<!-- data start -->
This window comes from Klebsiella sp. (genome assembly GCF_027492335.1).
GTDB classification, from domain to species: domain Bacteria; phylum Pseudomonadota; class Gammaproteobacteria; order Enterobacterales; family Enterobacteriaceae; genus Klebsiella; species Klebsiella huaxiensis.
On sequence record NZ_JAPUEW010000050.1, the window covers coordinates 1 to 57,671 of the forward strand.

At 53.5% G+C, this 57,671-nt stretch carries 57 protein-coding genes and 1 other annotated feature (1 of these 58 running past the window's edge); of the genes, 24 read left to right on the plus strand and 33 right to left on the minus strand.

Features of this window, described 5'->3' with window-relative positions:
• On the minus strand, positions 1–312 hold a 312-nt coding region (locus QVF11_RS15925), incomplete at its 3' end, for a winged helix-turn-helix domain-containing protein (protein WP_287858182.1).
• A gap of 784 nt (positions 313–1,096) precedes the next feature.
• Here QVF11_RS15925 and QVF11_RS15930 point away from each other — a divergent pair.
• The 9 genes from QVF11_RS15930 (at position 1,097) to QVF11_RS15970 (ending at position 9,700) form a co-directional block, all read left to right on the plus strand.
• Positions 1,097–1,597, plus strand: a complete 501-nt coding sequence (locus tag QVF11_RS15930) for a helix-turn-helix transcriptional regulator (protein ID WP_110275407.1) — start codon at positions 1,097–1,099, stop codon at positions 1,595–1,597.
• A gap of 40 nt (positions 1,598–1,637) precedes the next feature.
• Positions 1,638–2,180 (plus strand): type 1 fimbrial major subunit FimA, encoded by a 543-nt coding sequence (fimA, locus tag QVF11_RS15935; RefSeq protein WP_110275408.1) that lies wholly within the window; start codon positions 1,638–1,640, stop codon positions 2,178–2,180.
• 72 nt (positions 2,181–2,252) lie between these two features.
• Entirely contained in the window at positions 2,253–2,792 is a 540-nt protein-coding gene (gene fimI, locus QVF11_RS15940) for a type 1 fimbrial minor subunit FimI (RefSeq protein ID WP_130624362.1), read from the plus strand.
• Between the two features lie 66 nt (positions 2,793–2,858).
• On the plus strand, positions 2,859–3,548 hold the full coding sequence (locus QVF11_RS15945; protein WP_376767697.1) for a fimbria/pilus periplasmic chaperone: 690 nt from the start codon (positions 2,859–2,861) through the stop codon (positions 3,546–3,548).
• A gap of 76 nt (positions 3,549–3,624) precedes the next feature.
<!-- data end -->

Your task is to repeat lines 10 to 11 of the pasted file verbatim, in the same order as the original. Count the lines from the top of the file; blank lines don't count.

• Positions 1,097–1,597, plus strand: a complete 501-nt coding sequence (locus tag QVF11_RS15930) for a helix-turn-helix transcriptional regulator (protein ID WP_110275407.1) — start codon at positions 1,097–1,099, stop codon at positions 1,595–1,597.
• A gap of 40 nt (positions 1,598–1,637) precedes the next feature.